'The Sortino ratio improves upon the Sharpe ratio by isolating downside volatility from total volatility by dividing excess return by the downside deviation. The Sortino ratio is a variation of the Sharpe ratio that differentiates harmful volatility from total overall volatility by using the asset's standard deviation of negative asset returns, called downside deviation. The Sortino ratio takes the asset's return and subtracts the risk-free rate, and then divides that amount by the asset's downside deviation. The ratio was named after Frank A. Sortino.'

Applying this definition to our asset in some examples:
  • Looking at the downside risk / excess return profile of 0.95 in the last 5 years of Leveraged Gold-Currency Strategy, we see it is relatively larger, thus better in comparison to the benchmark GLD (0.78)
  • Looking at downside risk / excess return profile in of 0.44 in the period of the last 3 years, we see it is relatively lower, thus worse in comparison to GLD (1.16).

Ulcer:

'The ulcer index is a stock market risk measure or technical analysis indicator devised by Peter Martin in 1987, and published by him and Byron McCann in their 1989 book The Investors Guide to Fidelity Funds. It's designed as a measure of volatility, but only volatility in the downward direction, i.e. the amount of drawdown or retracement occurring over a period. Other volatility measures like standard deviation treat up and down movement equally, but a trader doesn't mind upward movement, it's the downside that causes stress and stomach ulcers that the index's name suggests.'

Using this definition on our asset we see for example:
  • Looking at the Downside risk index of 3.09 in the last 5 years of Leveraged Gold-Currency Strategy, we see it is relatively smaller, thus better in comparison to the benchmark GLD (7.03 )
  • Looking at Ulcer Index in of 3.45 in the period of the last 3 years, we see it is relatively lower, thus better in comparison to GLD (5.6 ).

MaxDD:

'Maximum drawdown is defined as the peak-to-trough decline of an investment during a specific period. It is usually quoted as a percentage of the peak value. The maximum drawdown can be calculated based on absolute returns, in order to identify strategies that suffer less during market downturns, such as low-volatility strategies. However, the maximum drawdown can also be calculated based on returns relative to a benchmark index, for identifying strategies that show steady outperformance over time.'

Which means for our asset as example:
  • Compared with the benchmark GLD (-17.8 days) in the period of the last 5 years, the maximum DrawDown of -9.5 days of Leveraged Gold-Currency Strategy is greater, thus better.
  • Looking at maximum reduction from previous high in of -9.5 days in the period of the last 3 years, we see it is relatively greater, thus better in comparison to GLD (-13.8 days).

MaxDuration:

'The Maximum Drawdown Duration is an extension of the Maximum Drawdown. However, this metric does not explain the drawdown in dollars or percentages, rather in days, weeks, or months. It is the length of time the account was in the Max Drawdown. A Max Drawdown measures a retrenchment from when an equity curve reaches a new high. It’s the maximum an account lost during that retrenchment. This method is applied because a valley can’t be measured until a new high occurs. Once the new high is reached, the percentage change from the old high to the bottom of the largest trough is recorded.'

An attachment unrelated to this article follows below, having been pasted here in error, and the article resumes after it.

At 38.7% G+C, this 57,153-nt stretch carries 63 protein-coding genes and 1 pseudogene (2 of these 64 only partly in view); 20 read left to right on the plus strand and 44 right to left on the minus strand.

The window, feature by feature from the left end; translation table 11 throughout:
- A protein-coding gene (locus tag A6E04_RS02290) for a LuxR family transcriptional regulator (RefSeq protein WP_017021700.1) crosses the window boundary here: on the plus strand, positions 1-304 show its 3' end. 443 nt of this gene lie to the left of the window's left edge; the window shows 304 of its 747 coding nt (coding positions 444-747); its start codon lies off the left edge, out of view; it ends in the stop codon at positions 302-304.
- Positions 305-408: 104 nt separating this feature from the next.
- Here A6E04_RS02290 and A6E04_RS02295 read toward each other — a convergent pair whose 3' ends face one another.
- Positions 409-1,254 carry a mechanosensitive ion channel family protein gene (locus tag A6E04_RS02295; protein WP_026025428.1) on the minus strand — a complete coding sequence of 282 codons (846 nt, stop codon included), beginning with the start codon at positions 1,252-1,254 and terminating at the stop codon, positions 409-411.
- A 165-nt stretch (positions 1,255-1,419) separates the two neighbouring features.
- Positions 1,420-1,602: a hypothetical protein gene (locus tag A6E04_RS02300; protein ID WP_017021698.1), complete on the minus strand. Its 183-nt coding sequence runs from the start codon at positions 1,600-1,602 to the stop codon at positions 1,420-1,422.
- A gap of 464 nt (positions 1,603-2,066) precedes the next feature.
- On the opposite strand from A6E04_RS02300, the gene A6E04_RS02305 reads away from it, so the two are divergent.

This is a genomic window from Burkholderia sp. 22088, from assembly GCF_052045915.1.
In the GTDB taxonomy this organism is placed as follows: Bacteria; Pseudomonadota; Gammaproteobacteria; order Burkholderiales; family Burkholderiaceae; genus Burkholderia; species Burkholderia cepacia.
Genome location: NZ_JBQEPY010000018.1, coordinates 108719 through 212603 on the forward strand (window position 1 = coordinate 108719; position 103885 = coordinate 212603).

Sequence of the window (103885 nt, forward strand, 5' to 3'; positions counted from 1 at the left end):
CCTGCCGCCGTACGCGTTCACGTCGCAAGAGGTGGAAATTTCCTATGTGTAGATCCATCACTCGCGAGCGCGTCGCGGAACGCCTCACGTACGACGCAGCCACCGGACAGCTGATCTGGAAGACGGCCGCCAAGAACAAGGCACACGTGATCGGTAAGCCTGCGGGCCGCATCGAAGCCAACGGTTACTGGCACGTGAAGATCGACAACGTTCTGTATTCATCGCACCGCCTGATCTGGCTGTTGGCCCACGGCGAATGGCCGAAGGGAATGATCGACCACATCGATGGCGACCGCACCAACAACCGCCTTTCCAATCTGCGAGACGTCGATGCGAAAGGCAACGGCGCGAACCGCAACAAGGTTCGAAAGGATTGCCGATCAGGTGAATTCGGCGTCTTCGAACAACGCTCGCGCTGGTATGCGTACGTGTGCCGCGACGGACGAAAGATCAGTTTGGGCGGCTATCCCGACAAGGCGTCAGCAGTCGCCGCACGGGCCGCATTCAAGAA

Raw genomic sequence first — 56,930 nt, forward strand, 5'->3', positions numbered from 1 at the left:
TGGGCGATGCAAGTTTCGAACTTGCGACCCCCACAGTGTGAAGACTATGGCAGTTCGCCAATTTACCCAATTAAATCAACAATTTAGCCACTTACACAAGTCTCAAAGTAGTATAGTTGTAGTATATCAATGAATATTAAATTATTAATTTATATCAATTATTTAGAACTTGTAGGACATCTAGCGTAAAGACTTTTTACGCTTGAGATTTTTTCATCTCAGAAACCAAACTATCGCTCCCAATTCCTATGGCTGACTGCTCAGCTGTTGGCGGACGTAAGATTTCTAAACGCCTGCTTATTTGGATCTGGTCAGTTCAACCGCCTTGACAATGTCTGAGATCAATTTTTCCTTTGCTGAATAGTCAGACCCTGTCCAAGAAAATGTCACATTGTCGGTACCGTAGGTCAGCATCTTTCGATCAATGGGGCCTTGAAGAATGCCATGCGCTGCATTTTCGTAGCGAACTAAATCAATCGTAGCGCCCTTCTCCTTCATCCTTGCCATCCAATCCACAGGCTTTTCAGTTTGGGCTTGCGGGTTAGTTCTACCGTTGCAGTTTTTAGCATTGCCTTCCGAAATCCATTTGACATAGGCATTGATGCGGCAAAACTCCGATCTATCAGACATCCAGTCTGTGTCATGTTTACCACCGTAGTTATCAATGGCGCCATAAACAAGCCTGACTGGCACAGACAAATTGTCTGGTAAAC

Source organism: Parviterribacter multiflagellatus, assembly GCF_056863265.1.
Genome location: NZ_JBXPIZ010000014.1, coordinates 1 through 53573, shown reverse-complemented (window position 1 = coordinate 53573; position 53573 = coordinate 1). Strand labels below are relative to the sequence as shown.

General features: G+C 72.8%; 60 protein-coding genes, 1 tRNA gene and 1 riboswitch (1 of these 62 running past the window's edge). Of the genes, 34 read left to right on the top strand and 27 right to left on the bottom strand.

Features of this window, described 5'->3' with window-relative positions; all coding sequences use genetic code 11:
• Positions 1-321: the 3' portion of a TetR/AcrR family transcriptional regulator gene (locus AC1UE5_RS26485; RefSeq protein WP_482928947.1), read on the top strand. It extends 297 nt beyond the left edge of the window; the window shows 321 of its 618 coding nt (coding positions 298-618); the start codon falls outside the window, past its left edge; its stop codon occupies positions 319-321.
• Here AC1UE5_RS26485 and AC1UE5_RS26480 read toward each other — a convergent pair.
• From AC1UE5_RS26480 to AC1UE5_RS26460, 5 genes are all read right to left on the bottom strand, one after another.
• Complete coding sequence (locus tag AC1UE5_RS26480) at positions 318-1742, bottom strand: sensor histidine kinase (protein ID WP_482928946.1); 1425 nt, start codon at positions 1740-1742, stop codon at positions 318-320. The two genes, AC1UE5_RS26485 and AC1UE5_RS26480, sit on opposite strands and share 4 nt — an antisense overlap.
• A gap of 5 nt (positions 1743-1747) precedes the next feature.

Applying this definition to our asset in some examples:
  • The maximum days below previous high over 5 years of Leveraged Gold-Currency Strategy is 181 days, which is lower, thus better compared to the benchmark GLD (741 days) in the same period.
  • Looking at maximum days below previous high in of 181 days in the period of the last 3 years, we see it is relatively lower, thus better in comparison to GLD (352 days).

AveDuration:

'The Drawdown Duration is the length of any peak to peak period, or the time between new equity highs. The Avg Drawdown Duration is the average amount of time an investment has seen between peaks (equity highs), or in other terms the average of time under water of all drawdowns. So in contrast to the Maximum duration it does not measure only one drawdown event but calculates the average of all.'

Using this definition on our asset we see for example:
  • The average time in days below previous high water mark over 5 years of Leveraged Gold-Currency Strategy is 42 days, which is smaller, thus better compared to the benchmark GLD (241 days) in the same period.
  • Looking at average days below previous high in of 51 days in the period of the last 3 years, we see it is relatively lower, thus better in comparison to GLD (100 days).

Performance (YTD)

Historical returns have been extended using synthetic data.

Allocations
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Allocations

Returns (%)

  • Note that yearly returns do not equal the sum of monthly returns due to compounding.
  • Performance results of Leveraged Gold-Currency Strategy are hypothetical, do not account for slippage, fees or taxes, and are based on backtesting, which has many inherent limitations, some of which are described in our Terms of Use.